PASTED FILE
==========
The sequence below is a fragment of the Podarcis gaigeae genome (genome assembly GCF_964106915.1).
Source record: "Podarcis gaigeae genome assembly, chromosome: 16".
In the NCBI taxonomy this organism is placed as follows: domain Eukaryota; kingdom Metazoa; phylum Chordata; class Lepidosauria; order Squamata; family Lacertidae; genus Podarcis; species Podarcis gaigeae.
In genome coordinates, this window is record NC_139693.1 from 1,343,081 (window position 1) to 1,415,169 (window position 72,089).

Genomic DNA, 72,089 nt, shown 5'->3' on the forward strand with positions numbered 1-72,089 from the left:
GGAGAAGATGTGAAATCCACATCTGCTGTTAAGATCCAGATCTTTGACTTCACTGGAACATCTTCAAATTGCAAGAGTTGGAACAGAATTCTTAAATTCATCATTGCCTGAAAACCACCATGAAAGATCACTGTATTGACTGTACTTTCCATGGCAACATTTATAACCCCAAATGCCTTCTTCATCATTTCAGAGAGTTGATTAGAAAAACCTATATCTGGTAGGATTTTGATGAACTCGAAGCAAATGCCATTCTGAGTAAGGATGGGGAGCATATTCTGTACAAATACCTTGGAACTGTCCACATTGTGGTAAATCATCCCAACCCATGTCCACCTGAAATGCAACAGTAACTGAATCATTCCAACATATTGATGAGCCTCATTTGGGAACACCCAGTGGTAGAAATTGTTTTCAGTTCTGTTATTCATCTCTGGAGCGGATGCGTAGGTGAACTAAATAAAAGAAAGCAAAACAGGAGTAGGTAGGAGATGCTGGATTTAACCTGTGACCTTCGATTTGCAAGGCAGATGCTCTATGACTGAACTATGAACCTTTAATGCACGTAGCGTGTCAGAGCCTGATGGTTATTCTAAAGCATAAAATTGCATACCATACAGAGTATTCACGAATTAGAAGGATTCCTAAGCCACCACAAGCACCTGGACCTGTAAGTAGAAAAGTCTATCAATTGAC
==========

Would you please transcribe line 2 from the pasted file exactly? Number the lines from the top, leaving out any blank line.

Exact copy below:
Source record: "Podarcis gaigeae genome assembly, chromosome: 16".